The liquid foreign policy in Rīga
Research shows that we live in the most peaceful time in recorded history, but the existence of various conflicts around the world continues to haunt us. Zygmunt Bauman asserted that we live in a liquid modernity wherein old structures on which we depended have melted. By this, he means that we live in times where adaptability and flexibility is key to issues around us, particularly the ones that affect the very existence of our beliefs and values. Should we finally admit that we must enable our structures to change for our survival? The Rīga Conference 2016 will address these issues during a critical time of our community’s future.
The world never sleeps
Whereas many argue that the internet has brought more democracy to the information sector, others contend that it has introduced anarchy. Journalism was previously respected for its investigative characteristics and now anyone can become a “journalist”. Unfortunately for democracy, many of these journalists often fabricate lies and conspiracies that affect marginalised groups. In fact, these stories are often used to divide society, paving the way for radical political groups, especially the far-right ones. What this can lead to is the fall of our unity as a community. This is already happening with some of our allies.
Alas, this benefits state actors who wish to divide unity and destabilise established norms. Countering such movements is not easy, as many citizens in the West feel betrayed by the liberal elites and hence, put little faith in the existing structures. Radicals and populist parties are able to rise to prominence through lies and consequently, the global economy suffers from less cooperation and reluctance to support each other. Tensions rise. Such parties are often associated with the Kremlin, which has financially supported the National Front (France) and the White House, which some have even suggested supports Daesh and al-Qaeda.
It would appear that we are slowly yet steadily returning to an order that is reminiscent of the Cold War, or perhaps the European inter-war period. Marred by economic hardship, people are prone to blame the Other, the alien, a trend which is reflected both nationally and internationally. Alarmingly, the unexpected British Leave vote has led to uncertainty when it comes to the European Union’s future. The Union’s outward-looking approach is gradually turning inwards as member states find themselves battling with mounting internal conflicts over issues such as the refugee crisis and counteracting radical political groups’ ascendance.
Although it is easy to score political points through populist messages, it is similarly easy to put other issues on a standstill. These include EU member states’ ineptitude to agree on refugee resettlement and on taking a real action in Syria in the wake of war crimes. Through our inability to act on our common values, we fail hundreds of thousands of Syrian war refugees, breeding more domestic hate and failing to destroy terrorist groups. Many commentators have contended that Russia would only negotiate with the West on Syria once the sanctions against its Crimean annexation are lifted, or once invited to join the negotiation table.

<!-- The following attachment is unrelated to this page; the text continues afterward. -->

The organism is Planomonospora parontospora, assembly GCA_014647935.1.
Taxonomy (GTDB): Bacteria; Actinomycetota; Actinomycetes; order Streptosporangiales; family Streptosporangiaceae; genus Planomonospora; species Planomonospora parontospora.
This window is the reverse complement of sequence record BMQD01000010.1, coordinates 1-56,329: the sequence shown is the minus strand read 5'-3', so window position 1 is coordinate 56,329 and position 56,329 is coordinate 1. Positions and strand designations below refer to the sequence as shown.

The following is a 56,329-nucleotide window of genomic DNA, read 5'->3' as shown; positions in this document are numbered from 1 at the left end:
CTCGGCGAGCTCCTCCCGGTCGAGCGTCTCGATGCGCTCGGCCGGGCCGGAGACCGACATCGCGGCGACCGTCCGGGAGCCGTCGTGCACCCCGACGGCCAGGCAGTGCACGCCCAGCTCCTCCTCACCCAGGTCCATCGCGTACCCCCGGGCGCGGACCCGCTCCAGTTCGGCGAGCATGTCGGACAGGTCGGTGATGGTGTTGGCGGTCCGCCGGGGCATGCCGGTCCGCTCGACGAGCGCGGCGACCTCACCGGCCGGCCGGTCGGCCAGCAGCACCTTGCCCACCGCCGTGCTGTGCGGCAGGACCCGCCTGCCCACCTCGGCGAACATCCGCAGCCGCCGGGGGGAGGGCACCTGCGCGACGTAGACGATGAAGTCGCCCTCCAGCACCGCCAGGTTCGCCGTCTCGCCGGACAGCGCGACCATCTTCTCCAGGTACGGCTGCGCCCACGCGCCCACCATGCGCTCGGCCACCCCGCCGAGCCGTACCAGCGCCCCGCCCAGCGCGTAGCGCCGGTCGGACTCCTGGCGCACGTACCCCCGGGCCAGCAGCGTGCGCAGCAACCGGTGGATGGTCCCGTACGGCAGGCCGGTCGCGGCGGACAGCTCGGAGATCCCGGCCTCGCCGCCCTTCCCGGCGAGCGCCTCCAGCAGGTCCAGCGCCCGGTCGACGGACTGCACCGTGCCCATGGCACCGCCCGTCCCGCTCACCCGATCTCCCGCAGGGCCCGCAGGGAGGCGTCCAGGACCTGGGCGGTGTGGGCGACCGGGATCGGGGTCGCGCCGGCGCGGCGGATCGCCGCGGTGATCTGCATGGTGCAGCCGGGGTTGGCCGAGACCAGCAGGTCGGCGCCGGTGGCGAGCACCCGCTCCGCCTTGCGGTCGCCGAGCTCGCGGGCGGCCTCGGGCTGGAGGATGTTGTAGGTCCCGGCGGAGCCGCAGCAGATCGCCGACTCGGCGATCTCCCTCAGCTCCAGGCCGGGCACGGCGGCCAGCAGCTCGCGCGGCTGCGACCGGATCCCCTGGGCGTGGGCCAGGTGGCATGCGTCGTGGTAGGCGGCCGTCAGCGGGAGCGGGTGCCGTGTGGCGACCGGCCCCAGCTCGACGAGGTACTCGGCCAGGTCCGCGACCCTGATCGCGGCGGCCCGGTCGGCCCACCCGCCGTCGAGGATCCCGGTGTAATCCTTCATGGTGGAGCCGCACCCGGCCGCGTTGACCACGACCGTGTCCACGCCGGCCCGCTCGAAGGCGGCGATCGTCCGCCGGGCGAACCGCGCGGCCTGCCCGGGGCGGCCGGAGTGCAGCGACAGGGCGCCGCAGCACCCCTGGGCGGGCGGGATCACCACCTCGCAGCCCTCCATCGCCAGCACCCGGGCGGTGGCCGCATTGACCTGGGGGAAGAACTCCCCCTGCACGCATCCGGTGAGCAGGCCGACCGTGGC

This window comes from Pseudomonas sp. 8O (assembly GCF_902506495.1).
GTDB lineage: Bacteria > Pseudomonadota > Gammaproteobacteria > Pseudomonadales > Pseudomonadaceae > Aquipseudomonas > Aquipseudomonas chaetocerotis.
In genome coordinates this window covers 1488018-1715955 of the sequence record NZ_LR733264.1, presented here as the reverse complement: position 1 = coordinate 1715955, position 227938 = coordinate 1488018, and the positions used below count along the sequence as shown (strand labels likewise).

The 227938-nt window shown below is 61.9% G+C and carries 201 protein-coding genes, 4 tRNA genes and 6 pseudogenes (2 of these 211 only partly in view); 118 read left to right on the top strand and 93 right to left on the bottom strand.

This brings us to an issue closer to our borders – Ukraine. In fewer than three years, the country’s integrity has been threatened, with millions of displaced citizens, making Ukraine the region’s largest host of internal refugees. Despite the support, Ukraine oftentimes falls short on reforms. Russia’s annexation of Crimea and the subsequent sanctions also mean that many countries, including EU members, that trade heavily with Russia have felt the consequences.
Our problems are not independent. Each one depends on other factors and as a whole, we see how everyone struggles. The uncertainties mean that we must work on several fronts at once, sharing not only our knowledge, but also commitment and responsibility. We are, after all, inter-connected through global organisations. Our organisations were previously rigid, today they have to be flexible in order to accommodate the changing circumstances. We must be open-minded to ensure that NATO, for example, is fit for this century and that the EU uses Brexit as an opportunity rather than a blow. Ergo, we must look on how we can change the content without changing the context. We must find a way to return to our founding ideals of a united and strong Europe and NATO that can protect us from adversaries.
The majority of organisations that exist today were set up after the Second World War, during the Cold War or in the more recent peaceful times. The aims and objectives of those organisations at the time were compatible with the respective periods’ key issues. Today, many of them have adapted and become flexible, but it is not always easy. We must be ready to change and make our organisations flexible and fluid to guarantee their survival. Our unwillingness to adapt and understand our values will only help our adversaries.
Ultimately, the following question arises: how can we ensure that NATO, the EU and other institutions we trust, survive and change to be efficient today? This will be discussed at The Rīga Conference 2016, an annual security and foreign policy forum held in the Latvian capital. We will discuss these issues with more than six dozen heads of states, experts and policy makers and will engage with 500 participants at the National Library of Latvia on October 28th and 29th.
You can follow and participate in the discussions online at www.rigaconference.lv and on Twitter by using #RigaConf hashtag. We look forward to seeing you online!
Toms Baumanis is the Chairman of the Board of the Latvian Transatlantic Organisation.